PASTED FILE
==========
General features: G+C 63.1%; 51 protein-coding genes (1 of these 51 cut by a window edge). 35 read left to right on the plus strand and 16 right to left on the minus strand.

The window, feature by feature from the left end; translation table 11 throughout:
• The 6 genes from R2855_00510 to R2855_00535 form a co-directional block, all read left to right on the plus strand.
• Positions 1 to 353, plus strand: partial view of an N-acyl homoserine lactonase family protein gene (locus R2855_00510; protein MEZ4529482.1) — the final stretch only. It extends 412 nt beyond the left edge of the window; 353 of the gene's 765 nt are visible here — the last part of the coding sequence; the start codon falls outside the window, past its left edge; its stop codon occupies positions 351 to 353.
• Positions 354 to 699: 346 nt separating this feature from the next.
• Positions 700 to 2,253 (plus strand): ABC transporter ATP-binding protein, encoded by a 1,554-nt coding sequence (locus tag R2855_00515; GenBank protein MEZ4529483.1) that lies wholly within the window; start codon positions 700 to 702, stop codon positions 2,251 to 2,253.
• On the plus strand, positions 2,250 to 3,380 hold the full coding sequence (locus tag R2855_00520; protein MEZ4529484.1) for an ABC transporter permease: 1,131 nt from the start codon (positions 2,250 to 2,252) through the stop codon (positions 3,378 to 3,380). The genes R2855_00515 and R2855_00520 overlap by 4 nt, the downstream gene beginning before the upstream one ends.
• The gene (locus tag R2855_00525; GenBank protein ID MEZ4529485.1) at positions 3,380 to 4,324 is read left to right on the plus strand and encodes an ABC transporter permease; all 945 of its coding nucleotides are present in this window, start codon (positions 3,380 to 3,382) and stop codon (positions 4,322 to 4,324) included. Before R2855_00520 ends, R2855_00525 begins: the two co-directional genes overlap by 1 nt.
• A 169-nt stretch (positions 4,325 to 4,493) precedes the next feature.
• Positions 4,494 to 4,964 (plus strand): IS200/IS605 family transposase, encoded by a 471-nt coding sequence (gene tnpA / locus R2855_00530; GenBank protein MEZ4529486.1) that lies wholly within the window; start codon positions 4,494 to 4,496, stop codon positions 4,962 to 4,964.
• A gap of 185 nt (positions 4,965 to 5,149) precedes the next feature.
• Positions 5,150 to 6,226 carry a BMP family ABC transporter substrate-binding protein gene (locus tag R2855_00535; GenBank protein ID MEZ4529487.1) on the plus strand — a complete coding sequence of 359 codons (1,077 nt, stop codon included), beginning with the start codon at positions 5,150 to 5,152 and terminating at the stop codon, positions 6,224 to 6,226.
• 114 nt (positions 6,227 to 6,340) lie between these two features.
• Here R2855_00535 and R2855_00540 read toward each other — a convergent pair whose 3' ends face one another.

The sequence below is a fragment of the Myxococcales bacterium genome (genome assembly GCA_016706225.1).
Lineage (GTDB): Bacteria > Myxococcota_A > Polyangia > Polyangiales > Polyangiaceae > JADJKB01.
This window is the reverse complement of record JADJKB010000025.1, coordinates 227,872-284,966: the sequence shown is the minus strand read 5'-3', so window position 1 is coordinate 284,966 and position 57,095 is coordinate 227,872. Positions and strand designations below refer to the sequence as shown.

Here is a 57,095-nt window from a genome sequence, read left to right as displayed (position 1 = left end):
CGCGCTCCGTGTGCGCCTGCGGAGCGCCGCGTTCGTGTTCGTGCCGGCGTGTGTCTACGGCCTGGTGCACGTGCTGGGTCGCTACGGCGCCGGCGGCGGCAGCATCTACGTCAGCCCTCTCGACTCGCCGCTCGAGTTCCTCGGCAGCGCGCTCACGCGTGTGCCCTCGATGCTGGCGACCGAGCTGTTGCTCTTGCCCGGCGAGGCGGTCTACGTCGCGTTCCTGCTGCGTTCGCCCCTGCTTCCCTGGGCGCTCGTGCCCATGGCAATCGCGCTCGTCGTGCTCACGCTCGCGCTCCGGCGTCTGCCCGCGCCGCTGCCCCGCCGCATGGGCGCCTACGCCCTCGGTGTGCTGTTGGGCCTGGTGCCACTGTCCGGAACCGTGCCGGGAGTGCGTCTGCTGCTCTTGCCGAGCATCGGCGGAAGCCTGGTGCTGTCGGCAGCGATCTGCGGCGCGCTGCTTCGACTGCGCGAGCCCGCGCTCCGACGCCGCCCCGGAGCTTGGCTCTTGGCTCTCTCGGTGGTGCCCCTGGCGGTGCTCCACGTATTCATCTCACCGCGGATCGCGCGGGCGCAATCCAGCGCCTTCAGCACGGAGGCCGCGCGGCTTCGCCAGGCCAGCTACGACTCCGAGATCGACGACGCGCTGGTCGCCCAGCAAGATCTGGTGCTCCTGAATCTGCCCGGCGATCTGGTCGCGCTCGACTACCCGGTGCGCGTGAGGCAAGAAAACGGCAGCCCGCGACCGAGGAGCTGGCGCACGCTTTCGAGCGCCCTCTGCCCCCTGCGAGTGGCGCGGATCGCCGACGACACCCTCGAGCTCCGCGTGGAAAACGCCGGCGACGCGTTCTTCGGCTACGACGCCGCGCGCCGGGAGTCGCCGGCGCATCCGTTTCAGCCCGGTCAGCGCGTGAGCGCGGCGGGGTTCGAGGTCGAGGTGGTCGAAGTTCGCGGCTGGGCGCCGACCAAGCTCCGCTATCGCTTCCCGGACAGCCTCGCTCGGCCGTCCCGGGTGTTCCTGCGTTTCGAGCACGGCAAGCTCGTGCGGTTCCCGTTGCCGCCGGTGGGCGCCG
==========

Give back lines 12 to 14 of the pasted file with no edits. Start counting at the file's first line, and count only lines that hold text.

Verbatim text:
• Positions 5,150 to 6,226 carry a BMP family ABC transporter substrate-binding protein gene (locus tag R2855_00535; GenBank protein ID MEZ4529487.1) on the plus strand — a complete coding sequence of 359 codons (1,077 nt, stop codon included), beginning with the start codon at positions 5,150 to 5,152 and terminating at the stop codon, positions 6,224 to 6,226.
• 114 nt (positions 6,227 to 6,340) lie between these two features.
• Here R2855_00535 and R2855_00540 read toward each other — a convergent pair whose 3' ends face one another.